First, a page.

The body of the email is also written by you. This is often an afterthought for many of our clients but it should be one of your highest priorities. Spam filters are becoming increasingly aggressive and many valid emails are being flagged as spam... even though they're not. Potential respondents can't participate in your survey if they don't see your invitation. There are many free online spam checkers and we strongly recommend that you check your email's spam score before sending it to us. If necessary, we can rewrite emails but it is often quite expensive as it involves a lot of trial and error testing.


We will host your survey on one of our four secure servers. About 90% of all responses to an email invitation happen within three days. Follow-up invitations to non-responders are typically sent a week after the original invitation, and most online surveys are done in two weeks.


Web surveys are usually anonymous. This means that nobody knows who completed a particular survey. There are three ways to make a survey non-anonymous. The first is to send email invitations that contain a tracking or ID number. When the respondent clicks on the link in the email, their ID number will be recorded with their responses to the survey. The second is to ask the respondent for identifying information as part of the survey itself. The third is to provide potential respondents with a unique password they can use to access the survey. All three methods allow us to identify how a particular respondent answered the survey. If none of these methods are used, the survey will be anonymous. A confidential survey is one where you know who responded but you "promise not to tell anyone". If you use one of the above methods, your survey can still be considered confidential.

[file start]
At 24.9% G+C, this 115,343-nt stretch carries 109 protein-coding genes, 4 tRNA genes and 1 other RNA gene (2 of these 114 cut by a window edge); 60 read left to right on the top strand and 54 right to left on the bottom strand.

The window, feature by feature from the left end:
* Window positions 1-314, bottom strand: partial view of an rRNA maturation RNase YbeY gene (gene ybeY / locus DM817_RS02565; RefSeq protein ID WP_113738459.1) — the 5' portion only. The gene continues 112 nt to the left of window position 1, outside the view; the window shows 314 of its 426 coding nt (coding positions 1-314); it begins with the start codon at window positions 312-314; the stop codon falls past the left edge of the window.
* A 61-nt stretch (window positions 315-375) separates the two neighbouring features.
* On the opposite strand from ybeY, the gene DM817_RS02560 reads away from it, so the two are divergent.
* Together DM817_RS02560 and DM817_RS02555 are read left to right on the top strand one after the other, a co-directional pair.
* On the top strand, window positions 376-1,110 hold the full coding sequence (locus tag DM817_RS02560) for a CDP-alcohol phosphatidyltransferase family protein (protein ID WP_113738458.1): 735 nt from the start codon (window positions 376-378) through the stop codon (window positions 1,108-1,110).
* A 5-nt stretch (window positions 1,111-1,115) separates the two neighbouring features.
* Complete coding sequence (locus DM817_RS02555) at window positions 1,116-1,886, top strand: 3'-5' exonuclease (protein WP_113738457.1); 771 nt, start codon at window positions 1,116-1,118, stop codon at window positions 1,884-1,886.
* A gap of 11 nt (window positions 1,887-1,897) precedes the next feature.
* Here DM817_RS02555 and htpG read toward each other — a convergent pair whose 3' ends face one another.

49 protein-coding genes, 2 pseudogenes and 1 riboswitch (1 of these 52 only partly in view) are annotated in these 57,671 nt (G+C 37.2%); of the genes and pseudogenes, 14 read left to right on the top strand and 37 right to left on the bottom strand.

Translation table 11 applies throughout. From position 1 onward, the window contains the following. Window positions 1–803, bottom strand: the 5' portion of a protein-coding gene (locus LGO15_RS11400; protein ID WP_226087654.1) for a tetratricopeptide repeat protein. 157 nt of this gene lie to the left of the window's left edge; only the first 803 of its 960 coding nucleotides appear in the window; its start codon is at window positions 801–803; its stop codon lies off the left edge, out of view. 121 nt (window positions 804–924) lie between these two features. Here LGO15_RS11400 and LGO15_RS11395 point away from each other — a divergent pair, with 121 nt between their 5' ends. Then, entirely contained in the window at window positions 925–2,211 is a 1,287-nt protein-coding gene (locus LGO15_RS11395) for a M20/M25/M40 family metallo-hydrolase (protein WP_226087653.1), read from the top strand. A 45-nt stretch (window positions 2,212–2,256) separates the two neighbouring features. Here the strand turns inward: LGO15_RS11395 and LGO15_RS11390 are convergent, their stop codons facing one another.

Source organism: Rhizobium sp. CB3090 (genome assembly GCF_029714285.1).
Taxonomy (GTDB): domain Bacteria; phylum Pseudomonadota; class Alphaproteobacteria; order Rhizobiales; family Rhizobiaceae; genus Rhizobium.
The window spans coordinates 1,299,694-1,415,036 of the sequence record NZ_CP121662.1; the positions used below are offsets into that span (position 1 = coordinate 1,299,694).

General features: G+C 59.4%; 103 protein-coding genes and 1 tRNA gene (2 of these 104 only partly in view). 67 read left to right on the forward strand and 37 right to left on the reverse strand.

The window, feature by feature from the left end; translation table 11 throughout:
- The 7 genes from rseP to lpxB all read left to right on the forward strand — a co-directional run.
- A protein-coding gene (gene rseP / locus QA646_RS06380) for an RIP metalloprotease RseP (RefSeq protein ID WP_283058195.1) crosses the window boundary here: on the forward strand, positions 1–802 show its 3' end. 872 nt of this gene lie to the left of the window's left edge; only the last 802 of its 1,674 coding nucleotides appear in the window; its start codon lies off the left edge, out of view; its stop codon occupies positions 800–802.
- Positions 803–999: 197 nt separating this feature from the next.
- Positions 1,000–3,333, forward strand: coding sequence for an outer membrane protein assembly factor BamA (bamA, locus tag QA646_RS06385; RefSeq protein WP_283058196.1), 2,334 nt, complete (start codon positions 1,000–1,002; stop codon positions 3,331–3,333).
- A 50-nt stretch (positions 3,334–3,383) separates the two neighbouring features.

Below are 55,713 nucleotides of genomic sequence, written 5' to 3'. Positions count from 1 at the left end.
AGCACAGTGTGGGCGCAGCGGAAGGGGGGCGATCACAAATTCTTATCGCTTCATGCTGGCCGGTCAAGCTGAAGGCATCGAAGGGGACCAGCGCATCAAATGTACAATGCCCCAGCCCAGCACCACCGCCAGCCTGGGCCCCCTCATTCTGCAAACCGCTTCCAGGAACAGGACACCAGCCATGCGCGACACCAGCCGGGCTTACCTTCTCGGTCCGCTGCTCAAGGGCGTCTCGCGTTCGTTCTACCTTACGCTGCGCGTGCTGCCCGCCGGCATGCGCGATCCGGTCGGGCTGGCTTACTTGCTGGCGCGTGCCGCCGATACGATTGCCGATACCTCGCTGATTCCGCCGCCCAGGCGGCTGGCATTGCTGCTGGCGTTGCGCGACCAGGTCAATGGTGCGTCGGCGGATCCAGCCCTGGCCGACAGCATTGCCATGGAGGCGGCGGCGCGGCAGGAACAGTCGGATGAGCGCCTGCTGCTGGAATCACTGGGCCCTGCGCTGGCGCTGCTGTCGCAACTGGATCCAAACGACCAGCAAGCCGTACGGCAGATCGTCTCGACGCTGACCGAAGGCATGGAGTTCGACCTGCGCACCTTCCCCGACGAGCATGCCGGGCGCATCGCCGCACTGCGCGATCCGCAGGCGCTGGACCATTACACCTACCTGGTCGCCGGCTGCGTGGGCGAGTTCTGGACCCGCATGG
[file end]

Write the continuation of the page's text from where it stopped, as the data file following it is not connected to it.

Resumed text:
Web surveys can also be secure by using SSL technology. This means that the data is encrypted when it travels from the respondent's browser to the hosting server. The only time you might need SSL is when the survey itself contains questions that identify the respondent. If the survey questions do not contain any identifying information then SSL is usually not necessary. We can provide SSL on any of our servers.

When we host a survey on one of our servers, then the data is stored in a folder that cannot be accessed by anyone except us. We keep the data on our server until the survey is closed. While the survey is open, the data is backed up to a different location every day. After we have delivered the data and final reports to you, the data is removed from our server and we keep no copies of it. Upon your request, we can keep the data for up to one year.


While the survey is live, we will be preparing the commands to create the topline and banner tables reports. So in most cases, we can provide final reports the day after the survey closes.


It's easy to get an estimate of the project costs. For a rough estimate, all we need is a Microsoft Word document of the survey. If you want a firm bid, then we will need additional information (e.g., your specific reporting requirements).

For More Information Contact:

David S. Walonick, Ph.D.
(507) 366-1201